Like many other Americans, I watched the Grammy’s last night. Since the early American Idol days, I’ve been a fan of Kelly Clarkson’s music. And last night her album “Stronger” won the grammy for Best Pop Vocal Album. The album, and single by the same name, were also nominated for Record of the Year, Song of the Year, and Best Pop Solo Performance. The song has become an anthem of sorts for those going through difficult times, especially in the area of relationships, who believe that what doesn’t kill them will indeed make them stronger. And Kelly Clarkson is not the first to sing about finding strength through trying times. Kanye West had a song with the same theme. The saying has also been quoted in the movies Conan the Barbarian (1982) and Steel Magnolias (1989). The philosophy that we are strengthened by the situations we endure and survive originated from German philosopher and poet Friedrich Nietzsche in 1888 and it is a philosophy that many live by.
There is certainly some truth to the concept and there are many who have gone through major crisis situations in their lives that forever changed them for the better. They walked away with a resolve to use their circumstance to reinforce and strengthen their determination that nothing can or will destroy them. Based on the number of life difficulties some of my friends have been through, they should be nearly invincible at this point according to Nietzsche.
Yet I have come to understand that while that may be true for some, it is most certainly not the case for all. I have encountered those who have lived through extremely challenging situations and the ensuing result is far from strength. What didn’t kill them made them hardened toward life and toward other people. It wore them down to the point that they found themselves no longer fighting their situations, but accepting them as the hand that they’ve been dealt. In some cases, what didn’t kill them has left them broken and mistrusting of others. It has made them bitter and closed off to the love and acceptance offered to them by those who attempt to reach out. What didn’t kill them has worn them down to the point that they are simply enduring life instead of living it. It has left them hopeless, weakened and lacking the will to fight through their circumstances. What didn’t kill them has nearly destroyed them.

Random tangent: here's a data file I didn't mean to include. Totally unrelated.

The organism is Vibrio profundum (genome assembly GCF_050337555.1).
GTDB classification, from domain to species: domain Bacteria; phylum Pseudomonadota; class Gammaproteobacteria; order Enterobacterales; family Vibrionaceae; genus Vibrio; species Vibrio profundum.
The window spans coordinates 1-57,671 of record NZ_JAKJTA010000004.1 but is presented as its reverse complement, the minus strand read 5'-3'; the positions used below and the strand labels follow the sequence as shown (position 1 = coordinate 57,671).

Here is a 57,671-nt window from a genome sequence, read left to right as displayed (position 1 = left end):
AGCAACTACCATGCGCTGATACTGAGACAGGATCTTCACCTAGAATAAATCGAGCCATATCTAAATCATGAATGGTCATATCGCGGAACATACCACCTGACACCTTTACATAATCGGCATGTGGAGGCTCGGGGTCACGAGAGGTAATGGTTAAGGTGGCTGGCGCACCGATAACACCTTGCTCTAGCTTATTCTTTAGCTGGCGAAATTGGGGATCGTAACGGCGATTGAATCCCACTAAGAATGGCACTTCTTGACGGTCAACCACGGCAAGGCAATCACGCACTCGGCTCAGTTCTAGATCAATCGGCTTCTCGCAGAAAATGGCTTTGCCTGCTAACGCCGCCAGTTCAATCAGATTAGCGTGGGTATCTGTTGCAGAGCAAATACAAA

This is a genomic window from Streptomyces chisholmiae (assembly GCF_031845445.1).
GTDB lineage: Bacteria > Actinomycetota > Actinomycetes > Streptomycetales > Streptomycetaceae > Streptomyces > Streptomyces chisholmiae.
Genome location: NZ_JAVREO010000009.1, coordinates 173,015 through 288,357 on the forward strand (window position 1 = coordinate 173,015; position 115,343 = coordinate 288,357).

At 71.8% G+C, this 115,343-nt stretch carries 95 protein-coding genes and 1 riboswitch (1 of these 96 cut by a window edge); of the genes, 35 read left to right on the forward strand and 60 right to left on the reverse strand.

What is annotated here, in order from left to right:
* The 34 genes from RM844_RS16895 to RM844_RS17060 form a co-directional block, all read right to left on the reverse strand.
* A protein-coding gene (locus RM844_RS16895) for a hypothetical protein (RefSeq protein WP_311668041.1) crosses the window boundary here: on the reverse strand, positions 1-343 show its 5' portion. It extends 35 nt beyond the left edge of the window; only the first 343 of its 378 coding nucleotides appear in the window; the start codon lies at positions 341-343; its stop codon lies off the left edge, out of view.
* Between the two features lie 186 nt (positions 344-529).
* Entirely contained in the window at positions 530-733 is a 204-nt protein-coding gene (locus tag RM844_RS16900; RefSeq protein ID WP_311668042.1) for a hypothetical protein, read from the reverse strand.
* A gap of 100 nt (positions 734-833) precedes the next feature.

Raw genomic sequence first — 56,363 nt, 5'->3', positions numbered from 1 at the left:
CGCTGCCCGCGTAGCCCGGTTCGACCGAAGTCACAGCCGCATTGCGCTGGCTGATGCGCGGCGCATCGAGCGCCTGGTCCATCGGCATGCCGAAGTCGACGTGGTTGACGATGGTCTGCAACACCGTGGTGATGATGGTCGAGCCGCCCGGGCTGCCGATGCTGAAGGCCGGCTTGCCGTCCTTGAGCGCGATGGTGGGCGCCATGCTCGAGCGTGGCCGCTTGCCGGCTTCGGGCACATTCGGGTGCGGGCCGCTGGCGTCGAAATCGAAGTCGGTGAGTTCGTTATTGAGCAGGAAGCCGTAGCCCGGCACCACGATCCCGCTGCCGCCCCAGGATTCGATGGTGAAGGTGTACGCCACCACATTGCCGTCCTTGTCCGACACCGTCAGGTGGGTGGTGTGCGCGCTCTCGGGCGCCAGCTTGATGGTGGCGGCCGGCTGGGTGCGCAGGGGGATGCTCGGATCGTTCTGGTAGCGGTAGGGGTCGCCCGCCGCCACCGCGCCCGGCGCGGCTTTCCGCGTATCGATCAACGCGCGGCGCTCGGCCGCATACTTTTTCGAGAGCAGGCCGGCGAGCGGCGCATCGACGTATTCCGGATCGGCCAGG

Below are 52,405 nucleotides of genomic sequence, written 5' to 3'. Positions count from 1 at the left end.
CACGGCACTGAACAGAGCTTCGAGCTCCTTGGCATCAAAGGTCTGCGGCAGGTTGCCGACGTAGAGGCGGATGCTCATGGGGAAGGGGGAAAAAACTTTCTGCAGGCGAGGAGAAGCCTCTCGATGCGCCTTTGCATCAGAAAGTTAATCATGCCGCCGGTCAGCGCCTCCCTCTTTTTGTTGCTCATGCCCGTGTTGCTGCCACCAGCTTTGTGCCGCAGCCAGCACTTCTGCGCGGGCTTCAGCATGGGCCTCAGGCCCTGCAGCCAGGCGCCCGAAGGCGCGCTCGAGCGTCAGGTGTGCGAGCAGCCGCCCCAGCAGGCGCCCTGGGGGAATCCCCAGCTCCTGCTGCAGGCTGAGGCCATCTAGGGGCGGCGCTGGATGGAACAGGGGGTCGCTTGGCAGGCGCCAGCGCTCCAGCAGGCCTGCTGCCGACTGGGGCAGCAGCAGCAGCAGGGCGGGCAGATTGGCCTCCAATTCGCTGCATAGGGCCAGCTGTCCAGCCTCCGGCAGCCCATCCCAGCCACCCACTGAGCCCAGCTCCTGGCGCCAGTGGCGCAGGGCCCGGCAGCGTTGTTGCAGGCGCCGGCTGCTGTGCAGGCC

I believe there is danger in looking to life’s difficulties for strength. When we do so, we come to rely on ourselves to get us through the hard times. And while there are those who seemingly are the exception, the majority of us need something so much more than our hardships to find strength. After a series of hard times early in my own life, I found myself beaten down and defeated. I was angry and resentful that I didn’t have it as “easy” as everyone else seemed to. My marriage was added to a list of personal failures and I was left feeling weak and hopeless. It was during that low point that I turned to God, who had been waiting for me all along. I sought God at my weakest point and in that moment I surrended control of my circumstances to Him. And when I turned the fight over to God when I no longer had any fight left in me, my life was forever changed. For me, my strength was never found in that which did not kill me. My strength was found in Christ.
I found that when life gets hard and I feel beaten down, I find such hope in knowing I no longer must rely on my own strength to fight the battle. The battle belongs to my Lord who is my strength and my shield (Psalm 28:7). I trust in Him to be my strength and the bible promises that “those who trust in the LORD will find new strength. They will soar high on wings like eagles. They will run and not grow weary. They will walk and not be faint” (Isaiah 40:31). What didn’t kill me taught me that I can do all things through Christ who strengthens me (Phil. 4:13) – not through the challenges I face, but through Christ. In 2Cor. 12:8 Paul asked God to take away a hardship he faced and God told him “My grace is sufficient for you, for my power is made perfect in weakness.”
In recognizing his source of strength, Paul concluded: “Therefore I will boast all the more gladly about my weaknesses, so that Christ’s power may rest on me. That is why, for Christ’s sake, I delight in weaknesses, in insults, in hardships, in persecutions, in difficulties. For when I am weak, then I am strong” (2Cor.12:10).
It’s no easy feat to “delight” in our weaknesses, hardships and difficulties. But when we find our strength in Christ and not in how well we endure what life throws our way, there comes a point when we realize that finding delight through the tough times by relying on Him is a whole lot easier than relying on our own strength. We were never meant to fight alone. We were never meant to struggle through life in attempt to barely crawl across the finish line when our life is over. We were meant to soar on the wings like eagles!
What have you been through that hasn’t killed you but has made you battle weary and broken? Are you ready to surrender the fight to God and lean on Him to give you the strength to carry on? In battles of war, surrender is a sign of weakness. But in the battle of life, surrender is strength. Isn’t it time you wave the white flag?